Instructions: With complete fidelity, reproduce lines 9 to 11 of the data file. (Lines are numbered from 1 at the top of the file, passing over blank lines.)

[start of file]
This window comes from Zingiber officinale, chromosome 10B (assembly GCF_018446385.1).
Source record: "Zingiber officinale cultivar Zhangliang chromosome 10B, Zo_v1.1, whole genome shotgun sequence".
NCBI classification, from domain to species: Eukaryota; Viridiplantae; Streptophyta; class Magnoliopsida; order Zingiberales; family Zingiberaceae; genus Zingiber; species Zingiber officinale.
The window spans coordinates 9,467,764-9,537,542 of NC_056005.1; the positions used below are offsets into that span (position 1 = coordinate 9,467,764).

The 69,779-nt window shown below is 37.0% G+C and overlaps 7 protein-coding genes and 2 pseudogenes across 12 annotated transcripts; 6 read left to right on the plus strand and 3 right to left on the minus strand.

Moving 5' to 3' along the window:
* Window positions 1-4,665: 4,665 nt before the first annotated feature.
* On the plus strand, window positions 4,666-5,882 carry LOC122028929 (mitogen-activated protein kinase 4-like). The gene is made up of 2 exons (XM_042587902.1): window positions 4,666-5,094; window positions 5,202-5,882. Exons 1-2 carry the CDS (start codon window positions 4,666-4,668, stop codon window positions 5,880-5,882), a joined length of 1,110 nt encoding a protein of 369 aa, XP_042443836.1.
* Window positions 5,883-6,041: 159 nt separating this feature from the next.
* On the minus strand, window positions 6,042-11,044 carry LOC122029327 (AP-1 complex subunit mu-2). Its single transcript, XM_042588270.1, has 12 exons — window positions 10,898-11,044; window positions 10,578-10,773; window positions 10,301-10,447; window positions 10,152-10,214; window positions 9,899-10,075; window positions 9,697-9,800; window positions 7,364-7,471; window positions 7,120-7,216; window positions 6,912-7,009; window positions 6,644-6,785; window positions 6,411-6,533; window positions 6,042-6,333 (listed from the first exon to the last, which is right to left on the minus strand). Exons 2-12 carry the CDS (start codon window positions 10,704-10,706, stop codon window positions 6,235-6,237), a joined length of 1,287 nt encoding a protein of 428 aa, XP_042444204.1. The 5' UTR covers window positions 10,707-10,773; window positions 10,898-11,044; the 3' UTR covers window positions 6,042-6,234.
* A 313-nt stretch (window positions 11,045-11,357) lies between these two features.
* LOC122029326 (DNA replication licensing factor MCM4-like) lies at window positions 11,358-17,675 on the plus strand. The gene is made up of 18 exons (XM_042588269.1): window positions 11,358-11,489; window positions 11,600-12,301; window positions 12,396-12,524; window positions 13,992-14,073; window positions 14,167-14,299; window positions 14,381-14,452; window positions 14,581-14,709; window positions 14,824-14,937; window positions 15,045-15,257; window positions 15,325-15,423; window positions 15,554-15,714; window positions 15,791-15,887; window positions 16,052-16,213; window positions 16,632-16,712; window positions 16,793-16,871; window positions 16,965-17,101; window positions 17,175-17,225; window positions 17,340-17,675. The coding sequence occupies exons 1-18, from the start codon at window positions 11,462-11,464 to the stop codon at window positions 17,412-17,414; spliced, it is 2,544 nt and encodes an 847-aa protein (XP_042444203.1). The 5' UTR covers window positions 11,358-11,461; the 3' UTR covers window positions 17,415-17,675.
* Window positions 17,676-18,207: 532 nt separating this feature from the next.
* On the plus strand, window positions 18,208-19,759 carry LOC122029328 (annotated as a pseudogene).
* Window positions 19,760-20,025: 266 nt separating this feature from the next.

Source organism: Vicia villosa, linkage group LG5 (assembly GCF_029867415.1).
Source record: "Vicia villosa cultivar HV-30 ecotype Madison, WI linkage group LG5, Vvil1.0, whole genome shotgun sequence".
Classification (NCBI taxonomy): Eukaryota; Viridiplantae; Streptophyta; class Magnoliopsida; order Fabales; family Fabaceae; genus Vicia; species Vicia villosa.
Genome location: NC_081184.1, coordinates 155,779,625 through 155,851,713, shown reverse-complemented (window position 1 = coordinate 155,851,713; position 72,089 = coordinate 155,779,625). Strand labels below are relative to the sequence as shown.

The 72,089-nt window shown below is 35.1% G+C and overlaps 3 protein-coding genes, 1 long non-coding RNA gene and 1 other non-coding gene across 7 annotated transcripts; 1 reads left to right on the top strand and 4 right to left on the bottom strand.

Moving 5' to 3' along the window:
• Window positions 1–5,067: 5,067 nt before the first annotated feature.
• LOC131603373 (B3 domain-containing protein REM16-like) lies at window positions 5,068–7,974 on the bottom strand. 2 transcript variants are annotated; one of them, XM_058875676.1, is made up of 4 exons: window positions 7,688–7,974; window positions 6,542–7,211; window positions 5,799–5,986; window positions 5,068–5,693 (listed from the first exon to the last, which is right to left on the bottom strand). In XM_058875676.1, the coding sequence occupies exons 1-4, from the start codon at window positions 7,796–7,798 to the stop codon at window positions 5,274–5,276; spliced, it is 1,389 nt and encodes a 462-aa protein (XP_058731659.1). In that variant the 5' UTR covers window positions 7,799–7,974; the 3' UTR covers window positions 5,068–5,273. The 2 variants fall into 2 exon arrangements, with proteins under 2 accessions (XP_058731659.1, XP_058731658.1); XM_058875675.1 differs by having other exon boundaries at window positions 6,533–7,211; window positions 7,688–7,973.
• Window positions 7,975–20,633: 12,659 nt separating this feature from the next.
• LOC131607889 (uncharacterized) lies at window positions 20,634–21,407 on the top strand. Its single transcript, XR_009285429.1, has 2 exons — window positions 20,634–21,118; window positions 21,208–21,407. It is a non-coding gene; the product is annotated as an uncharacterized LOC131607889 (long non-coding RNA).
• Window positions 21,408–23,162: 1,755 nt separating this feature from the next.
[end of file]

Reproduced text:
* Window positions 5,883-6,041: 159 nt separating this feature from the next.
* On the minus strand, window positions 6,042-11,044 carry LOC122029327 (AP-1 complex subunit mu-2). Its single transcript, XM_042588270.1, has 12 exons — window positions 10,898-11,044; window positions 10,578-10,773; window positions 10,301-10,447; window positions 10,152-10,214; window positions 9,899-10,075; window positions 9,697-9,800; window positions 7,364-7,471; window positions 7,120-7,216; window positions 6,912-7,009; window positions 6,644-6,785; window positions 6,411-6,533; window positions 6,042-6,333 (listed from the first exon to the last, which is right to left on the minus strand). Exons 2-12 carry the CDS (start codon window positions 10,704-10,706, stop codon window positions 6,235-6,237), a joined length of 1,287 nt encoding a protein of 428 aa, XP_042444204.1. The 5' UTR covers window positions 10,707-10,773; window positions 10,898-11,044; the 3' UTR covers window positions 6,042-6,234.
* A 313-nt stretch (window positions 11,045-11,357) lies between these two features.